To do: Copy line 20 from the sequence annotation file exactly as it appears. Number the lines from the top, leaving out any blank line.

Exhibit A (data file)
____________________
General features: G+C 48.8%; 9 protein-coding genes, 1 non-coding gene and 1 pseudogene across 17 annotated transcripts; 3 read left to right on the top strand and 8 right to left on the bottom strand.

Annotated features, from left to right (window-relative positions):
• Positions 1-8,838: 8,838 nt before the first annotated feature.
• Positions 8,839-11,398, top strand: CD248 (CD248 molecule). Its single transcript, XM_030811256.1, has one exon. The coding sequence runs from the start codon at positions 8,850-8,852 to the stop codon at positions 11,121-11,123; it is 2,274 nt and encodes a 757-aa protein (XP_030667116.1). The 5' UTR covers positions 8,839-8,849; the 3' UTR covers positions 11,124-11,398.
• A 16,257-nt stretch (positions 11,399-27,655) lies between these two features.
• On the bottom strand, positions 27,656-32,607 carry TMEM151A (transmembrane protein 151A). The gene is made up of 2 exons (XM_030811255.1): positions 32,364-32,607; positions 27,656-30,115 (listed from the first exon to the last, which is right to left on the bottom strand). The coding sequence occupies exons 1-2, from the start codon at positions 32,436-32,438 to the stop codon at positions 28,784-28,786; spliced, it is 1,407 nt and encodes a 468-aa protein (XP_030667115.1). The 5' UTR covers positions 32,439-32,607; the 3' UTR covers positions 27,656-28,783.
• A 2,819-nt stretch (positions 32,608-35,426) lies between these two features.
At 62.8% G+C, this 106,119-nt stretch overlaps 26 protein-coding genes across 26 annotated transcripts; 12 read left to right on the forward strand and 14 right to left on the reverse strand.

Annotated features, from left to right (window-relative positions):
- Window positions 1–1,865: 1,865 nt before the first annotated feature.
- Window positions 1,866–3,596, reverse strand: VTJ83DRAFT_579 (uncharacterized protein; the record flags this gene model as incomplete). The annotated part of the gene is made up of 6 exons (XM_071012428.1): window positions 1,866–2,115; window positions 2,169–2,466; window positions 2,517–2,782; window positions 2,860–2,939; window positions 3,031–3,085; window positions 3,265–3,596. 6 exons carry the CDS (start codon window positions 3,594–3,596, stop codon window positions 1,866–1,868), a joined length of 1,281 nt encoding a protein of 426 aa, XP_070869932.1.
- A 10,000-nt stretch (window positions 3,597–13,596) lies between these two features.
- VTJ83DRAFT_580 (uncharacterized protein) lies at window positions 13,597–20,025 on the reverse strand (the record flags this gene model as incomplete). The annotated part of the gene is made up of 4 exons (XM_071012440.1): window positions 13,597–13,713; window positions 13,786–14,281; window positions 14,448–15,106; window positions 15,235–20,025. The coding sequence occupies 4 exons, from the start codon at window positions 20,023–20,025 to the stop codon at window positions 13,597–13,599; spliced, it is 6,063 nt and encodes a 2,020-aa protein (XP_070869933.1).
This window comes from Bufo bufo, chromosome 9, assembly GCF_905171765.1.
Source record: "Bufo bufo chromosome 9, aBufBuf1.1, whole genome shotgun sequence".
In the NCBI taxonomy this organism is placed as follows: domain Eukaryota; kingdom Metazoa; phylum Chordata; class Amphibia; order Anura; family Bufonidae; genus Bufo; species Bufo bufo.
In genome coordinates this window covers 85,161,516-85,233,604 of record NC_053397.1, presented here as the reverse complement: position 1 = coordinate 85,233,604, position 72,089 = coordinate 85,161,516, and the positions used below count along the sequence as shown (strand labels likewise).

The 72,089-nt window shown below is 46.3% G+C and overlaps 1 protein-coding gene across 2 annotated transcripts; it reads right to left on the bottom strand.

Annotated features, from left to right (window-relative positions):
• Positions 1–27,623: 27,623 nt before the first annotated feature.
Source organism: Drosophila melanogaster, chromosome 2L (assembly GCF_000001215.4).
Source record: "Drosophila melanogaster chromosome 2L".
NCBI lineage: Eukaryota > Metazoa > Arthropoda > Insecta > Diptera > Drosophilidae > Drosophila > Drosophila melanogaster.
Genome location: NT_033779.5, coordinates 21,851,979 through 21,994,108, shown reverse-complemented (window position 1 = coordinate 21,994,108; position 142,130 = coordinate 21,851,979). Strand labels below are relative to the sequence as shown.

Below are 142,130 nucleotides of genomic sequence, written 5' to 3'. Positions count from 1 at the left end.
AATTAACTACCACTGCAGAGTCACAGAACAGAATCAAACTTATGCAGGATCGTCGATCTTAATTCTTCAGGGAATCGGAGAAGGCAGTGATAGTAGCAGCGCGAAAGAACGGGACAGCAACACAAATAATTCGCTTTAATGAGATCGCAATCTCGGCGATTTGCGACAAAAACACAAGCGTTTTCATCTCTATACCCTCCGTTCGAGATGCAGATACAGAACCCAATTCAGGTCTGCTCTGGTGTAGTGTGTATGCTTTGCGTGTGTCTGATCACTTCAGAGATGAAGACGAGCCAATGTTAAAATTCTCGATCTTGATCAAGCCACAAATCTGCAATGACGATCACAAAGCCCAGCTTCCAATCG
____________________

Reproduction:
• Positions 1–27,623: 27,623 nt before the first annotated feature.